Pro-Life Student Group Challenges Student Union Ban
Country: United Kingdom
Date of incident: April 12, 2019
Category: Government Restrictions / Social Hostility / Intolerance
Attack against: Faith / Morals
Area of case: Education
In April 2018, the pro-life student university group Aberdeen Life Ethics Society submitted an application for affiliation to Aberdeen University's Societies Union (AUSA) but was denied due to AUSA's policy which required the union to give “no funding, facilitation, or platform” to any pro-life group and forbids the “unreasonable display” of pro-life material on campus. Aberdeen Life Ethics Society has taken legal action against the University and AUSA claiming unlawful discrimination and the violation of equality rights protected by UK law.
Represented by the Christian Legal Centre, the Aberdeen Life Ethics Society filed suit in Aberdeen Sheriff Court against both the AUSA and the University of Aberdeen, asking the court to declare that AUSA's policy of de-platforming pro-life student societies is incompatible with existing Equality and Human Rights law and constitutes discrimination under the Equality Act 2010 and the Human Rights Act 1998.
It further asks the court to recommend that the society be affiliated to the students' association, complete with the benefits and privileges that other societies enjoy.
Aberdeen Life Ethics Society described the AUSA’s ‘no platforming policy’ as a "naked showing of aggression to any viewpoint that dissents from their pro-abortion world view" in court documents filed on April 12th.
It argued that the 'no platform policy' is intolerant against specific viewpoints on campus as it denies particular groups the right to speak at union events or property.
AUSA holds several official pro-abortion policies. These include the policy to campaign for abortion extension into Northern Ireland and for abortion provisions including the morning after pill to remain free on the NHS.
Without official affiliation, Aberdeen Life Ethics Society cannot enjoy the benefits of other affiliated groups including the use of campus facilities, a presence at freshers week, or the right to apply for financial grants.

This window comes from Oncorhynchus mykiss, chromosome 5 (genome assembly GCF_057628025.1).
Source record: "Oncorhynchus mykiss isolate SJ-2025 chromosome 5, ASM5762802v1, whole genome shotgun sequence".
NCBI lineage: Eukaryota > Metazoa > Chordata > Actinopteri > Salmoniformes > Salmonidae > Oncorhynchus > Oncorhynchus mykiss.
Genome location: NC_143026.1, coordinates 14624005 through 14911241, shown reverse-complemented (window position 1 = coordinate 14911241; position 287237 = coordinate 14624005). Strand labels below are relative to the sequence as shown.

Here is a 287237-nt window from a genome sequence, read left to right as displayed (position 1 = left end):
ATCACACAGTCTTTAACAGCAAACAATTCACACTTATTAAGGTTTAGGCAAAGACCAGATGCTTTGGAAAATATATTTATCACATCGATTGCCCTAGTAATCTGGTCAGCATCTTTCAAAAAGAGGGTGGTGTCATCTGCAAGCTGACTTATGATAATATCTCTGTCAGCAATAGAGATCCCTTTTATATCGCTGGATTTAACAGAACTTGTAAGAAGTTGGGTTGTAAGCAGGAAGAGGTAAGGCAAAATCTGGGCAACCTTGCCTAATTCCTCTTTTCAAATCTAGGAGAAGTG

Aberdeen Life Ethics Society Spokesman Alex Mason said: “The pro-life position may be an unpopular minority opinion on this campus, but it is fully protected by law. The right to speak freely must be equally applied to all students, not just those who already agree with the majority opinion.”
"Universities should foster free debate and discussion over important ethical issues like abortion. Unfortunately, there is a lot of social pressure on young people to conform to the pro-abortion viewpoint. For many of us, our pro-life beliefs were forged from our understanding of gestational science, as well as our Christian faith. The ability to express these beliefs must be protected."
He continued: “As a society, our goal is to facilitate peaceful and civil debate regarding issues in life ethics. All we ask is for fair treatment and the opportunity to be heard without threat of physical reprisal or no-platforming. In order to do that, AUSA’s discriminatory no-platform policy must be rescinded. We look forward to a quick resolution on this legal challenge, one which restores freedom of speech and association for pro-life students on campus.”
The challenge by Aberdeen Life Ethics Society comes shortly after a tide of victories for other Scottish pro-life groups. In March of 2019, Glasgow Students’ Union was forced to admit that refusing university pro-life group, Glasgow Life Society, permission to affiliate was a breach of equality law and discriminated against pro-life students. Similarly, in 2018, Strathclyde University pro-life group, Strathclyde Students for Life, won their right to officially affiliate after challenging the universities ‘no platform’ policy.